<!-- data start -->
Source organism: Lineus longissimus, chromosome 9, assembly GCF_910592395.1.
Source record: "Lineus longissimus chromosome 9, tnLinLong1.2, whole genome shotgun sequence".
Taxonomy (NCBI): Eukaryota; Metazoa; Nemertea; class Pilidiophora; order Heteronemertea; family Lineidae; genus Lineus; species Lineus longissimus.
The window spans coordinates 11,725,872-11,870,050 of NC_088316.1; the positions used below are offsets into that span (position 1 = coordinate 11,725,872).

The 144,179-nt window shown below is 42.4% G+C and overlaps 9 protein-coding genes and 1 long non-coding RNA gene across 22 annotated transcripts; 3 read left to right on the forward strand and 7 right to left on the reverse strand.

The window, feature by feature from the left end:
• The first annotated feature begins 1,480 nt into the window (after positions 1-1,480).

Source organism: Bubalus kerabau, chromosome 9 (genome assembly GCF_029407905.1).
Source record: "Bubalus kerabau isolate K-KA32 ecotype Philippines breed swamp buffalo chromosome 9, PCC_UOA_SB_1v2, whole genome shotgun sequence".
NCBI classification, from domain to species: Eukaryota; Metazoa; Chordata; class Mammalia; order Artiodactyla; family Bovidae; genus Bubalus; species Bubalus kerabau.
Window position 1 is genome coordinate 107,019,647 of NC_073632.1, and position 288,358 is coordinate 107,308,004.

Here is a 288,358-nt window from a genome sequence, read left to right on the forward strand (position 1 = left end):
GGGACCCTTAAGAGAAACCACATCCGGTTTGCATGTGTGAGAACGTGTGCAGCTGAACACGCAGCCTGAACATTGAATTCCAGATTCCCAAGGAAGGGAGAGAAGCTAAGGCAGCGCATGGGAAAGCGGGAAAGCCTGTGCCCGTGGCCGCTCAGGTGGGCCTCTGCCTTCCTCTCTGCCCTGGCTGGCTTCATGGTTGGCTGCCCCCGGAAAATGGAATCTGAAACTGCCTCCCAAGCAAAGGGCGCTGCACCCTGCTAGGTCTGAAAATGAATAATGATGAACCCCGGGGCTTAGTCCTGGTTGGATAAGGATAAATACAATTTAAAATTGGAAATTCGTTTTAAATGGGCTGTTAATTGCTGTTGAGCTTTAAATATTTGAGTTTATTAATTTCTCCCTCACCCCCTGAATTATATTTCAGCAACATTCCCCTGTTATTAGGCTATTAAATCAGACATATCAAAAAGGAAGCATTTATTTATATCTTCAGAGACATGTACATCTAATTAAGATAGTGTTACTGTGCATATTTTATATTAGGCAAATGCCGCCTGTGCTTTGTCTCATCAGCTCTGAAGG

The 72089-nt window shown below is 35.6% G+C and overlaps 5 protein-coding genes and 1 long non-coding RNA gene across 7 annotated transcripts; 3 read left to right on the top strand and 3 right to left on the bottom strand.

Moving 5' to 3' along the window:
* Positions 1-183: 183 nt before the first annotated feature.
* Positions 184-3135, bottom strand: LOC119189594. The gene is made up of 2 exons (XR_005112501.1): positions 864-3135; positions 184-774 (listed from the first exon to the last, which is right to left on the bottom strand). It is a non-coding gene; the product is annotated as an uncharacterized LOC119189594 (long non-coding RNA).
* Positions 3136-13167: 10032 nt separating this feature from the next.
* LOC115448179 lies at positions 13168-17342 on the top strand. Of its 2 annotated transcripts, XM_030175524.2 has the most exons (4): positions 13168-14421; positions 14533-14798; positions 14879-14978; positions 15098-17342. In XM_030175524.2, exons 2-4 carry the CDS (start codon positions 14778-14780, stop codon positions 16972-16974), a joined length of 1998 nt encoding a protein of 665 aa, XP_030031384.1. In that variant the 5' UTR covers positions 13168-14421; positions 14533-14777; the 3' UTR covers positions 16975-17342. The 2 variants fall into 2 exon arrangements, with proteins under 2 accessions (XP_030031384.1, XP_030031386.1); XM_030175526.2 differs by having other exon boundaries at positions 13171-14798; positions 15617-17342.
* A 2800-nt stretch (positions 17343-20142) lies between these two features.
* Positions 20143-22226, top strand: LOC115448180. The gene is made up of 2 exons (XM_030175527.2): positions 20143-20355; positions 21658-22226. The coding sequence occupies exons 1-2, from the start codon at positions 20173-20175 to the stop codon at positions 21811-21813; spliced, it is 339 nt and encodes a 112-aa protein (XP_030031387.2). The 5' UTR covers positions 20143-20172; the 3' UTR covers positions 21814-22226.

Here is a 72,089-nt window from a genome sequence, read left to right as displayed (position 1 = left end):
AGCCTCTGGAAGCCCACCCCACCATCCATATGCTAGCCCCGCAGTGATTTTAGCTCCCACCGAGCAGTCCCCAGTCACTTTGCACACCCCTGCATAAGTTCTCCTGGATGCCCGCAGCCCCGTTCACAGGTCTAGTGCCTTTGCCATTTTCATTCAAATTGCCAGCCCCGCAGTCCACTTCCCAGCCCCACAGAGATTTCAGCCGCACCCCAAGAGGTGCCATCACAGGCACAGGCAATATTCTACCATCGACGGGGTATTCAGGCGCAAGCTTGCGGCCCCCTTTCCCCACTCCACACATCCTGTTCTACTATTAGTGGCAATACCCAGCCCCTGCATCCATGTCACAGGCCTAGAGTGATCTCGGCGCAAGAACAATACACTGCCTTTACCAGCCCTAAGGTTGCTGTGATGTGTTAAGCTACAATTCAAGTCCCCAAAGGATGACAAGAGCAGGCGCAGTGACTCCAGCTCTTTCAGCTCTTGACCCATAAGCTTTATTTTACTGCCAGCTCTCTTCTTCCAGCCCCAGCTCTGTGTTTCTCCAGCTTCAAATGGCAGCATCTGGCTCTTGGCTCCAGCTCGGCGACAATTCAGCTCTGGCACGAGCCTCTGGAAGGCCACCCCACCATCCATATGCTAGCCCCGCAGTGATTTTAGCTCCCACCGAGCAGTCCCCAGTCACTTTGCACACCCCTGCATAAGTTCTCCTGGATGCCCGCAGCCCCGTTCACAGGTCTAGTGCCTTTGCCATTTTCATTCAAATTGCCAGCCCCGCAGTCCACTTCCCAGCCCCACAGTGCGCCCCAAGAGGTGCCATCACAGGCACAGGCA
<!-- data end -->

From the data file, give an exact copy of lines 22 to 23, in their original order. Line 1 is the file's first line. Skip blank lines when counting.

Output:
Here is a 72,089-nt window from a genome sequence, read left to right as displayed (position 1 = left end):
AGCCTCTGGAAGCCCACCCCACCATCCATATGCTAGCCCCGCAGTGATTTTAGCTCCCACCGAGCAGTCCCCAGTCACTTTGCACACCCCTGCATAAGTTCTCCTGGATGCCCGCAGCCCCGTTCACAGGTCTAGTGCCTTTGCCATTTTCATTCAAATTGCCAGCCCCGCAGTCCACTTCCCAGCCCCACAGAGATTTCAGCCGCACCCCAAGAGGTGCCATCACAGGCACAGGCAATATTCTACCATCGACGGGGTATTCAGGCGCAAGCTTGCGGCCCCCTTTCCCCACTCCACACATCCTGTTCTACTATTAGTGGCAATACCCAGCCCCTGCATCCATGTCACAGGCCTAGAGTGATCTCGGCGCAAGAACAATACACTGCCTTTACCAGCCCTAAGGTTGCTGTGATGTGTTAAGCTACAATTCAAGTCCCCAAAGGATGACAAGAGCAGGCGCAGTGACTCCAGCTCTTTCAGCTCTTGACCCATAAGCTTTATTTTACTGCCAGCTCTCTTCTTCCAGCCCCAGCTCTGTGTTTCTCCAGCTTCAAATGGCAGCATCTGGCTCTTGGCTCCAGCTCGGCGACAATTCAGCTCTGGCACGAGCCTCTGGAAGGCCACCCCACCATCCATATGCTAGCCCCGCAGTGATTTTAGCTCCCACCGAGCAGTCCCCAGTCACTTTGCACACCCCTGCATAAGTTCTCCTGGATGCCCGCAGCCCCGTTCACAGGTCTAGTGCCTTTGCCATTTTCATTCAAATTGCCAGCCCCGCAGTCCACTTCCCAGCCCCACAGTGCGCCCCAAGAGGTGCCATCACAGGCACAGGCA